# Show Quotient Groups are isomorphic

## Homework Statement

Show that Z18/M isomorphic to Z6 where m is the cyclic subgroup <6>

## The Attempt at a Solution

M = <6> , so M = {6, 12, 0}

I figured I could show that Z18/M has 6 distinct right cosets if I wanted to do M + 0 = {6, 12, 0} M + 1 = {7, 13, 1} M + 2 = {8, 14, 2} etc and after M + 5 , they would start to repeat

After that I do not know how you show isomorphism. I know it has to satisfy three conditions, injective, surjective, and homomorphism, but I do not know what the function is even, so I'm assuming it is f(a) = M + a for a an element of Z18

so injective : if f(a) = f(b) so ( M +a = M + b ), then a = b.
M + a = {6 +a, 12 + a, a} and M + b = {6 + b, 12 + b, b}
then 6 + a = 6 + b
12 + a = 12 + b
a = b , so I guess I need to show that each of those three equations show a = b, and I will use cancellation of 6, and 12 and we get a = b, so f is injective (but I don't understand how it is injective

surjective: let a be arbitrary element of Z18, then f(a) = M + a = {6 + a, 13 + a, a} so a would be in Z18/M , so it is surjective

homomorphism: f(a + b) = f(a) + f(b) , so
M + ( a + b) = M + a + M + b = f(a) + f(b) this result came from definition of a quotient group from my book which said that G/N (N a normal subgroup) is a group under the operation defined by(Na)(Nc) = N(ac)

Now my book gave a hint saying show that 1 +M generates all of Z18/M, and so Z18/M is cyclic and then show that the order of (1 + M) is 6, however, I do not quite understand how you would show that a set has order since 1 + M = {7, 13, 1} right?
much less showing that 1 + M generates all of Z18/M. thanks

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There are three groups that you're looking at here; $Z_{18}$, $Z_6$, and the quotient group $Z_{18}/M$.

Which of these two groups are you meant to show are isomorphic? In your work, what is the "domain" of the isomorphism that you're trying to construct?

If I were you, I would focus on understanding the quotient group a little better before you try to solve the problem. What are the elements of the quotient group? Does an element of the quotient group have multiple names? Can you make a Cayley table for this group? Can you find a homomorphism from $Z_{18}$ onto $Z_{18}/M$? what is the kernel of this homomorphism?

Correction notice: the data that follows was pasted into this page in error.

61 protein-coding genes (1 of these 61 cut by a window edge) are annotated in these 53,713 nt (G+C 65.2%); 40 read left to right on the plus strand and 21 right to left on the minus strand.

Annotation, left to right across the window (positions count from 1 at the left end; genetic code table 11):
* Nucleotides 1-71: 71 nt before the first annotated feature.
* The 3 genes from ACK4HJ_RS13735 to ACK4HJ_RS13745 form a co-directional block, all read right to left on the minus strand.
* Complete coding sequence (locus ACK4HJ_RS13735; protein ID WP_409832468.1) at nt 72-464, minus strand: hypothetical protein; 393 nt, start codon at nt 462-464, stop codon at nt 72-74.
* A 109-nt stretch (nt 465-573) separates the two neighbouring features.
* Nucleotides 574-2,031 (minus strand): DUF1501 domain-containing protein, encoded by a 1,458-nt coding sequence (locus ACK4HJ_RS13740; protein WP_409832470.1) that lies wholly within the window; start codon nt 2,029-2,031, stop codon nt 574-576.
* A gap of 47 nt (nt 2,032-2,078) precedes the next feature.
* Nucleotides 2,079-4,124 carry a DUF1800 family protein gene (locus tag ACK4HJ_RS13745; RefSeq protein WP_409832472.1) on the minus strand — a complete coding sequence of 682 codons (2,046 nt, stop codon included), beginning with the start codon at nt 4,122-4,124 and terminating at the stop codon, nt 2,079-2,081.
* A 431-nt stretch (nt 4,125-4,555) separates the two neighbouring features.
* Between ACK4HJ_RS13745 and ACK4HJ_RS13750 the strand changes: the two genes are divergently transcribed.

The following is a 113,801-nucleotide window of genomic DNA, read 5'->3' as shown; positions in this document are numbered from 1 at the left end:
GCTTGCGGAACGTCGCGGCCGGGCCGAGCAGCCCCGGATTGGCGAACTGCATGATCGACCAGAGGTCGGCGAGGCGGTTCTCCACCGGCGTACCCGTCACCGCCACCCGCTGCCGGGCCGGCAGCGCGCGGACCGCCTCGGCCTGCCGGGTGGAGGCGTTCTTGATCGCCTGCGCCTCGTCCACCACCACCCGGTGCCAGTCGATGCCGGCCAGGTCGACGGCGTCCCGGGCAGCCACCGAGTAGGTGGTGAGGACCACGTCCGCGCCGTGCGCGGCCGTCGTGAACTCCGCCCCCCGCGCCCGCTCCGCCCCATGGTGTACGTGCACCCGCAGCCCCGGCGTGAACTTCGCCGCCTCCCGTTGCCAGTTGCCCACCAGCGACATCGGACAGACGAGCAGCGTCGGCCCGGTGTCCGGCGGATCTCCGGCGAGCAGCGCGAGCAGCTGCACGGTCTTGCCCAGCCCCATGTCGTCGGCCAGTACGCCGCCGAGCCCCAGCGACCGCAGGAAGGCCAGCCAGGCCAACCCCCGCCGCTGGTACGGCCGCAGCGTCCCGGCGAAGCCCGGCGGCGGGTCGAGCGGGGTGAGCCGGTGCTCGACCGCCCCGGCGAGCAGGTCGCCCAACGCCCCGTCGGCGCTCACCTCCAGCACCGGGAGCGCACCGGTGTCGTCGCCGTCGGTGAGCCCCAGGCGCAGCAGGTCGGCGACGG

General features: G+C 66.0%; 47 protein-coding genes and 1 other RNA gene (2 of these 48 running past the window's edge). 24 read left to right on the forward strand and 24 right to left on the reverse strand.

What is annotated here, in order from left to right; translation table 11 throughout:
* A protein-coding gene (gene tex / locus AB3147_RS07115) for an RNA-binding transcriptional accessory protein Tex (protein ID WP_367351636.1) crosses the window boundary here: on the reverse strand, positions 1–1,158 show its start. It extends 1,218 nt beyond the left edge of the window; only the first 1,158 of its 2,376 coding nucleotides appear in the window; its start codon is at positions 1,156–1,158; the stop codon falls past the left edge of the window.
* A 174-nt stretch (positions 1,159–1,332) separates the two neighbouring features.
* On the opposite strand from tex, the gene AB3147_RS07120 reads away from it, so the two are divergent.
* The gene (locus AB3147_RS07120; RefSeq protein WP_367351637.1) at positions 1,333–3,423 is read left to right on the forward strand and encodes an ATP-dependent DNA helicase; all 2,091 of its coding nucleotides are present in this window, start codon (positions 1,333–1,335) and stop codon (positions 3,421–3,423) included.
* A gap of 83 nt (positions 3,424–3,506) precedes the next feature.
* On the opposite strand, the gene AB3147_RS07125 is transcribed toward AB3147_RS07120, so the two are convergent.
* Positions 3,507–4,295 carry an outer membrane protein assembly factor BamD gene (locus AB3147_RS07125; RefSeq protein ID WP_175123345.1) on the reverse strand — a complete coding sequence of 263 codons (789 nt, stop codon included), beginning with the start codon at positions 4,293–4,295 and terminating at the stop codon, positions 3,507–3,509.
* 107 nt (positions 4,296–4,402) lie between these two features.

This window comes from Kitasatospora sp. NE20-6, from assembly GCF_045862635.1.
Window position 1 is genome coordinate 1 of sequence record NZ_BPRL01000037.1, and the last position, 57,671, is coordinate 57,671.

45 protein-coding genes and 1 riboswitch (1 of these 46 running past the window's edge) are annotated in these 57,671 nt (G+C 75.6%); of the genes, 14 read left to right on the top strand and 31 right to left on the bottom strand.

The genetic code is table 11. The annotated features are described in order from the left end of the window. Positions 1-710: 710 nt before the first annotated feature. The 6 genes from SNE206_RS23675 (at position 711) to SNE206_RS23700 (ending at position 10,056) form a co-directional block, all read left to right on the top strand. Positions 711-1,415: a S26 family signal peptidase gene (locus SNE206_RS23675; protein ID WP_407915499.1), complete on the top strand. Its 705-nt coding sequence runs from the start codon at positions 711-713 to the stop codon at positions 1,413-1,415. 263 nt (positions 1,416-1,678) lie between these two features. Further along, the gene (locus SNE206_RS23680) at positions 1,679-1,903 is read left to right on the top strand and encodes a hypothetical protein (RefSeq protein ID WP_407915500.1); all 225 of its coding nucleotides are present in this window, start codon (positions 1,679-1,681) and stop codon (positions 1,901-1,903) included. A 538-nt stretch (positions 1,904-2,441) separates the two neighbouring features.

I'm meant to show the quotient group Z18/M is isomorphic to Z6.

The elements of Z18/M are
M + 0 = {0, 6, 12}
M + 1 = {1, 7, 13}
M + 2 = {2, 8, 14}
M + 3 = {3, 9, 14}
M + 4 = {4, 10, 15}
M + 5 = {5, 11, 16}

so, I need a function f that takes z18/m to Z6 , so the domain would be the set of Z18/M which are the elements above.

The elements of the quotient group can only have one name, since the quotient group is the set of distinct right cosets.

Yes a Cayley table shows that M + 0 is 0
M + 1 is 1
M + 2 is 2
M + 3 is 3
M + 4 is 4
M + 5 is 5
where 0,1, 2, 3, 5, would be the elements from Z6
I've attached the Cayley table I made.

I'm sure we could find a homomorphism from Z18 onto Z18/M
f : Z18 → Z18/M where f(a) = M + a
then f(a+b) = M + (a+b) = (M +a) + (M + b) = f(a) + f(b)
the kernel would be the set of elements in Z18 that get mapped to the identity element of Z18/M which is the coset M
Then the kernel is {0, 6, 12}

so I suppose since we need to show Z18/M is isomorphic to Z6 we could use the Cayley tables since it would seem each element of Z18/M corresponds to one element from Z6 and we basically just relabel the table of Z18/M with the elements they correspond to from Z6 and we have the same tables.

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Ok, good. It looks like you've found the correct mapping $\phi:\mathbb{Z}_{18}/M\rightarrow \mathbb{Z}_6$. It's bijective (which I think we can agree is obvious). It's also a homomorphism, which may not be as obvious. Can you show that $\phi$ is a homomorphism?

While I think you've accomplished the goal of the problem, it may not be exactly what the problem was supposed to help you understand. If I had to guess, you've recently covered the First Isomorphism Theorem? See if you can find a surjective homomorphism $\Phi:\mathbb{Z}_{18}\rightarrow \mathbb{Z}_6$ with $Ker(\Phi)=M$. Try to see how this would give you an alternate way to solve the problem. The various Isomorphism Theroems are a big deal, and it's helpful to see how they work in these "easy" cases so that we believe that they work in the more difficult cases.

jgens
Gold Member
If you have proven that $Z_6$ is the unique abelian group of order 6, then you can also just note that $Z_{18}/\langle 6 \rangle$ is an abelian group of order 6. This is another useful technique in finite group theory.